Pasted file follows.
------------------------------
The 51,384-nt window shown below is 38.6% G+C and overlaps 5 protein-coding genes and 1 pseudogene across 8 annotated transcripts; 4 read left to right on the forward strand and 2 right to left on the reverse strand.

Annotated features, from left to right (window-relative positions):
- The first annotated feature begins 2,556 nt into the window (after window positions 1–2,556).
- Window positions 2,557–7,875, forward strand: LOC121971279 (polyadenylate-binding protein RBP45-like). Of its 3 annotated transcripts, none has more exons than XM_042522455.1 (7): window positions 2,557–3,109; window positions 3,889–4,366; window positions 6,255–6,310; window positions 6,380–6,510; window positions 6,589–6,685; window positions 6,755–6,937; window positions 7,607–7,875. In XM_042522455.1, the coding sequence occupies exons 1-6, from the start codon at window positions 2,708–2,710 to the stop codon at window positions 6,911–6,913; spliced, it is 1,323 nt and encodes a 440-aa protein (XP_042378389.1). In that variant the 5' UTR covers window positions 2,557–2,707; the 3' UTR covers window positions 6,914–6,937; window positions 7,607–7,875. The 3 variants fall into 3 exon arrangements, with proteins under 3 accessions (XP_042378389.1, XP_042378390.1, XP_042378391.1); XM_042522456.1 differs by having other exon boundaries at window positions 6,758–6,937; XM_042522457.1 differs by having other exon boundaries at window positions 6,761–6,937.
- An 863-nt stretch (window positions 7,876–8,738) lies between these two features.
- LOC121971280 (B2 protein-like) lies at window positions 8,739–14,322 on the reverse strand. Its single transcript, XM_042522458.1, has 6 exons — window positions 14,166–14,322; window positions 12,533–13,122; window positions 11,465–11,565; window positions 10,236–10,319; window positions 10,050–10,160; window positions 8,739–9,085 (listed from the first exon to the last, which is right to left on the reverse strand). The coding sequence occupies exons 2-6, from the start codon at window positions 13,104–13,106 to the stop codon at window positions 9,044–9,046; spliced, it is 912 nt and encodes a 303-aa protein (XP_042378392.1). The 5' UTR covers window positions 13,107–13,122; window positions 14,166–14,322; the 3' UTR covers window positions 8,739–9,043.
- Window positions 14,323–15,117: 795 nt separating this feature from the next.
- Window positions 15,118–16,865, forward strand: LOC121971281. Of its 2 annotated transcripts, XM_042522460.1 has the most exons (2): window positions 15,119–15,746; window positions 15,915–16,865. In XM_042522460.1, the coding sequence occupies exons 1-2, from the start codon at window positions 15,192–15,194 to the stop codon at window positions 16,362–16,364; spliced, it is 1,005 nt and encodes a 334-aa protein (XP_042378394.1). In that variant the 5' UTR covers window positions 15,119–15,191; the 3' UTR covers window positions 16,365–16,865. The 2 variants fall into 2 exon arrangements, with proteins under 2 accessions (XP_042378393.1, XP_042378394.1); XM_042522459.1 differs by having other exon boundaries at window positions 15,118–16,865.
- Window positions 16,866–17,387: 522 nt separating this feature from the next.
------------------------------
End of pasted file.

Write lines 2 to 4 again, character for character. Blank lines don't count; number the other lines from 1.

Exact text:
Annotated features, from left to right (window-relative positions):
- The first annotated feature begins 2,556 nt into the window (after window positions 1–2,556).
- Window positions 2,557–7,875, forward strand: LOC121971279 (polyadenylate-binding protein RBP45-like). Of its 3 annotated transcripts, none has more exons than XM_042522455.1 (7): window positions 2,557–3,109; window positions 3,889–4,366; window positions 6,255–6,310; window positions 6,380–6,510; window positions 6,589–6,685; window positions 6,755–6,937; window positions 7,607–7,875. In XM_042522455.1, the coding sequence occupies exons 1-6, from the start codon at window positions 2,708–2,710 to the stop codon at window positions 6,911–6,913; spliced, it is 1,323 nt and encodes a 440-aa protein (XP_042378389.1). In that variant the 5' UTR covers window positions 2,557–2,707; the 3' UTR covers window positions 6,914–6,937; window positions 7,607–7,875. The 3 variants fall into 3 exon arrangements, with proteins under 3 accessions (XP_042378389.1, XP_042378390.1, XP_042378391.1); XM_042522456.1 differs by having other exon boundaries at window positions 6,758–6,937; XM_042522457.1 differs by having other exon boundaries at window positions 6,761–6,937.